Self-driving vehicles reinforce consistent Just-in-Time delivery, allowing companies to schedule and produce only what can be immediately sold and shipped. By reducing human error, self-driving vehicles ensure that all processes are completed according to production schedules. Predictable behavior by the VGVs reduces the need to create buffer inventory to compensate for shift surge, employee break time, and other inconsistencies.


Improper handling techniques can result in visible and invisible damage to product and goods. Driving and stopping too quickly, colliding with obstacles, racing over rough floors, and cutting corners all impart shock loads to the goods being transported, causing significant damage. VGVs always drive with consistent speed and acceleration, following well-defined routes that avoid damaging the products being transported. This results in higher production yields and fewer losses in the distribution steps, reducing waste and satisfying customers.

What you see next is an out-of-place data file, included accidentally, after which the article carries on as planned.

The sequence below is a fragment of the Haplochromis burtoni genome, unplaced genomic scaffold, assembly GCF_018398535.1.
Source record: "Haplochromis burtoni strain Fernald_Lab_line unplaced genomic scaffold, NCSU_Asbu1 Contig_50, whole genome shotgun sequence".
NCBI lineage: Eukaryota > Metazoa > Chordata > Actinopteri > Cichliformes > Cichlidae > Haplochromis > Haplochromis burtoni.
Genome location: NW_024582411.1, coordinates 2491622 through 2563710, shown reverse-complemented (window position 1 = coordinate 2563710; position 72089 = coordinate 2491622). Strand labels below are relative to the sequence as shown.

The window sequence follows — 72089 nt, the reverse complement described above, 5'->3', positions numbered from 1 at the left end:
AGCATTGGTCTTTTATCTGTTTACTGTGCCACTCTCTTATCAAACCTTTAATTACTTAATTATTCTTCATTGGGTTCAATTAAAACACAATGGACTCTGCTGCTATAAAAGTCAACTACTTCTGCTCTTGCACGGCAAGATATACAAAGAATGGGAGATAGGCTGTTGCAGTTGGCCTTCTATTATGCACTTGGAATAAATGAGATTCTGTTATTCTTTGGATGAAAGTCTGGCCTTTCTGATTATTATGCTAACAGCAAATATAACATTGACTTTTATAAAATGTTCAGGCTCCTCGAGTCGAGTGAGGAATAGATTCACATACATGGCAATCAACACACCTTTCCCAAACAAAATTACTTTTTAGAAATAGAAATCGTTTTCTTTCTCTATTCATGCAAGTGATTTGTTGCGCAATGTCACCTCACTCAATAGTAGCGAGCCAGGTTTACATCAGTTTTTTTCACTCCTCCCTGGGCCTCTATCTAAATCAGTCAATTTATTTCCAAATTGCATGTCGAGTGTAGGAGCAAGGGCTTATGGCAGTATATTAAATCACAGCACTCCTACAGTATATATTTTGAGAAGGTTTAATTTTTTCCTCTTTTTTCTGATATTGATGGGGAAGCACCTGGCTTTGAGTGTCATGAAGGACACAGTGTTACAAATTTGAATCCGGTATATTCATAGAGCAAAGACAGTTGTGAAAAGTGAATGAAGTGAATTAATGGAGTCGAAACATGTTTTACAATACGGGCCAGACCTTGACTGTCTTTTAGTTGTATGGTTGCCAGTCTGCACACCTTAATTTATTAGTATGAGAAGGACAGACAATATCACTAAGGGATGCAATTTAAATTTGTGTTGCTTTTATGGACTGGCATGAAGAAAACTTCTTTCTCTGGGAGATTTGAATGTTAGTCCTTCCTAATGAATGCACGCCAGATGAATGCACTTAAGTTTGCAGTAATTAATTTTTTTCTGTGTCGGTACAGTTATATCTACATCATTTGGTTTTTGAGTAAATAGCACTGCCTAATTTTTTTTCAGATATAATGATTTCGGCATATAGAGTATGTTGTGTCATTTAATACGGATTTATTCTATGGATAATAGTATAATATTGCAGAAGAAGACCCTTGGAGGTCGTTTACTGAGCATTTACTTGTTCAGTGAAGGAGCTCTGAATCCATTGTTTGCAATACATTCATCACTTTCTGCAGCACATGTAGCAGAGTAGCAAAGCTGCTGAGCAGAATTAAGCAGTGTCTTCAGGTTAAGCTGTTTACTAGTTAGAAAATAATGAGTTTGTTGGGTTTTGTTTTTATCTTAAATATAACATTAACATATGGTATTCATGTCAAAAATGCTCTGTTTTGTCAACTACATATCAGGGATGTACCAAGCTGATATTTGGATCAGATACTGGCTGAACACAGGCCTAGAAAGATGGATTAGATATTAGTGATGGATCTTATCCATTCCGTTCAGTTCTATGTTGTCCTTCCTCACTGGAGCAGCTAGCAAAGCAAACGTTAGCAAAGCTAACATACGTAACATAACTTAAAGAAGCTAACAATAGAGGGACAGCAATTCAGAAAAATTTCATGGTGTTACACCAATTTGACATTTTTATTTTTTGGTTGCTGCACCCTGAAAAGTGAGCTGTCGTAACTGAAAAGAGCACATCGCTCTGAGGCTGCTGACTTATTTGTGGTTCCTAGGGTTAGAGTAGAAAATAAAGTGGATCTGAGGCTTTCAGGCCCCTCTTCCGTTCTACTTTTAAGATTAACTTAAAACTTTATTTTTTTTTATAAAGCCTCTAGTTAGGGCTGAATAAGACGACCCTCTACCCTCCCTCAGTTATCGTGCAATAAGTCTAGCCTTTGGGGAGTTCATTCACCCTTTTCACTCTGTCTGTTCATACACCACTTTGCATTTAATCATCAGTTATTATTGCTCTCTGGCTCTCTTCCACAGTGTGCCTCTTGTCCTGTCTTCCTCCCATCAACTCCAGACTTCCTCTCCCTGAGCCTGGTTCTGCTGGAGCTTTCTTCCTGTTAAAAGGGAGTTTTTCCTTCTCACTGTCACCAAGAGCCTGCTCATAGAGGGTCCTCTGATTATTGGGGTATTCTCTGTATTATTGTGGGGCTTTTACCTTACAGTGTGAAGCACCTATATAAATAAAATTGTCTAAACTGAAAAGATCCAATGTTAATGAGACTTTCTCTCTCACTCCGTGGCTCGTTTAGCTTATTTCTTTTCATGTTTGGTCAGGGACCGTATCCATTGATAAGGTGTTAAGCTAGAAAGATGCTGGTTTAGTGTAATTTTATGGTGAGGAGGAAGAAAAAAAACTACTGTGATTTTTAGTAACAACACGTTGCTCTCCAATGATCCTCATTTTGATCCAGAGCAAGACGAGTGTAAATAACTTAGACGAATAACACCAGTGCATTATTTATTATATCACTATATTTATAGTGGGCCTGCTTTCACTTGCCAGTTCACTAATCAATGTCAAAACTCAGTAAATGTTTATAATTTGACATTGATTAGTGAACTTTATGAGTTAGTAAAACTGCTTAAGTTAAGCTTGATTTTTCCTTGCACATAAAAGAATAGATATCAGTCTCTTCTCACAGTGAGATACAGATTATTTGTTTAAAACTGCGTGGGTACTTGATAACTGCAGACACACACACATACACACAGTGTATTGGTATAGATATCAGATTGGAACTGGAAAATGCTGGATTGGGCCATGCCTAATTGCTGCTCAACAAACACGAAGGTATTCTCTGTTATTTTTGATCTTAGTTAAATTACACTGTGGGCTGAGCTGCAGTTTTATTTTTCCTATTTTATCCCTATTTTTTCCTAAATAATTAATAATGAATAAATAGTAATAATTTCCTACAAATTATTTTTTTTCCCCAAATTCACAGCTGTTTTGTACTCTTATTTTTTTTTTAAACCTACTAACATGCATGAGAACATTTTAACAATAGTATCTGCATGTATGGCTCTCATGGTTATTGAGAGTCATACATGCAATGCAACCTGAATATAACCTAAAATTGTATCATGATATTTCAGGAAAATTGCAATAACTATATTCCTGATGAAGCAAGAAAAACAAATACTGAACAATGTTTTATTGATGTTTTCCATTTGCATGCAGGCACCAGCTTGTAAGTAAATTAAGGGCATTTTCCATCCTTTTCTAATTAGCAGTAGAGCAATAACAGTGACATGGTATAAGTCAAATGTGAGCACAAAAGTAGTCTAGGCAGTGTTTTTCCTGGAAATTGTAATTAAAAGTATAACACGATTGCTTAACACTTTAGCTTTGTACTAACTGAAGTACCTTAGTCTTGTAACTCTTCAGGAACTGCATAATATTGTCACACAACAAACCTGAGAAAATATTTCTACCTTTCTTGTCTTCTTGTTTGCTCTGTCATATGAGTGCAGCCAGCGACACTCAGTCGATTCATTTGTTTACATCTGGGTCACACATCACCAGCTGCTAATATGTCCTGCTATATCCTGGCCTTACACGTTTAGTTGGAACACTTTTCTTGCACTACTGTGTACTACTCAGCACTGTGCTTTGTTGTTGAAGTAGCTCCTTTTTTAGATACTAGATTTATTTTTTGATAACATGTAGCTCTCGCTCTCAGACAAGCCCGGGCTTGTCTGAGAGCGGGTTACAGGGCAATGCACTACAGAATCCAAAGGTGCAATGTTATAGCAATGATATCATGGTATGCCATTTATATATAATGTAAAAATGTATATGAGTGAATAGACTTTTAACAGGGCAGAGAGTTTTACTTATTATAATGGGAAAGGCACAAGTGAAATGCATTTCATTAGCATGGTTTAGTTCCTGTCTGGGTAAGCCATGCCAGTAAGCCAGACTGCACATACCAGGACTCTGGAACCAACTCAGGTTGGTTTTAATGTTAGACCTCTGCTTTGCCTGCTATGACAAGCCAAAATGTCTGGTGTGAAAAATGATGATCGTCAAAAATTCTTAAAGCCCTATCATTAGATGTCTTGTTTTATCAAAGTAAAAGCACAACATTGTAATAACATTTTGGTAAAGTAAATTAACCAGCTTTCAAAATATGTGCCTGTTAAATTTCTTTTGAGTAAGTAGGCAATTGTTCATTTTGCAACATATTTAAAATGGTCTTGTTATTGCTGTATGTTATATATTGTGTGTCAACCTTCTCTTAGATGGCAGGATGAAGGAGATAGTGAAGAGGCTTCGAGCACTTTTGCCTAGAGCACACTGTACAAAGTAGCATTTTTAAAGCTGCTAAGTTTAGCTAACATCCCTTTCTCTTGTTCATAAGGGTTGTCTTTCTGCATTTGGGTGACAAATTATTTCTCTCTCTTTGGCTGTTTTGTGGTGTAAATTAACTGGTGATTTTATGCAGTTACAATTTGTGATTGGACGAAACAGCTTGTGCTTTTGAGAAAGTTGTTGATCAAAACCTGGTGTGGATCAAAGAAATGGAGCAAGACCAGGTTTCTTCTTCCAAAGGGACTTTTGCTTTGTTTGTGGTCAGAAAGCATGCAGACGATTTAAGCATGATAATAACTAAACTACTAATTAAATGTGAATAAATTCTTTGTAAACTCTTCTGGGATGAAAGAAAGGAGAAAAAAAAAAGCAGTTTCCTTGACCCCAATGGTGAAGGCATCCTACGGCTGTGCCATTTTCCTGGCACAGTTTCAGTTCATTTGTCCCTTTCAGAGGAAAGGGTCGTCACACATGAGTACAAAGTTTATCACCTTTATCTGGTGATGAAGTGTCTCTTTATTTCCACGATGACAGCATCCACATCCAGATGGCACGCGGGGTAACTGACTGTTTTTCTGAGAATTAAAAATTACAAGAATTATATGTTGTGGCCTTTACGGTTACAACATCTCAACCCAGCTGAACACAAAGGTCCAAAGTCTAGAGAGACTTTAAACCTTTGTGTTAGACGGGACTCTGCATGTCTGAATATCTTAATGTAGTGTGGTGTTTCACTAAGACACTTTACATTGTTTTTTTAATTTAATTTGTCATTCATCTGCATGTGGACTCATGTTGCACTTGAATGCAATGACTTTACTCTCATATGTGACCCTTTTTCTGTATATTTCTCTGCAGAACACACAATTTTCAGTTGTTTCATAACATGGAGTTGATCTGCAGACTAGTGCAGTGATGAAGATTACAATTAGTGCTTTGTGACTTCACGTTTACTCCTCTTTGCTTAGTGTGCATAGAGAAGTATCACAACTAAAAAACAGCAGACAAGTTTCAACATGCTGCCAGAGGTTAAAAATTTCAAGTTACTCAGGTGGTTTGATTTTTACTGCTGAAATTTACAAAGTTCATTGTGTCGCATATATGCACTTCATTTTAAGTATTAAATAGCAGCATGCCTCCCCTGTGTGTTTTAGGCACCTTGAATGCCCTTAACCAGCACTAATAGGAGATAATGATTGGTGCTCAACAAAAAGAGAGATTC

Lean processing is becoming an attainable goal for the companies that are proactively taking the steps needed to embrace Industry 4.0. While there are still many businesses that are reluctant to make a change, at Seegrid we have seen first-hand the benefits of implementing connected materials handling technology like self-driving vehicles.

As companies are finding, the implementation of automation to solve the 7 Wastes doesn’t signify an end to the role of the human workers. Instead, it sparks new opportunities for warehouse workers who perform dangerous and often tedious tasks. Automation also eliminates factors such as human error, damage to product, and production downtime–a few of the most common manufacturing wastes.



The content & opinions in this article are the author’s and do not necessarily represent the views of ManufacturingTomorrow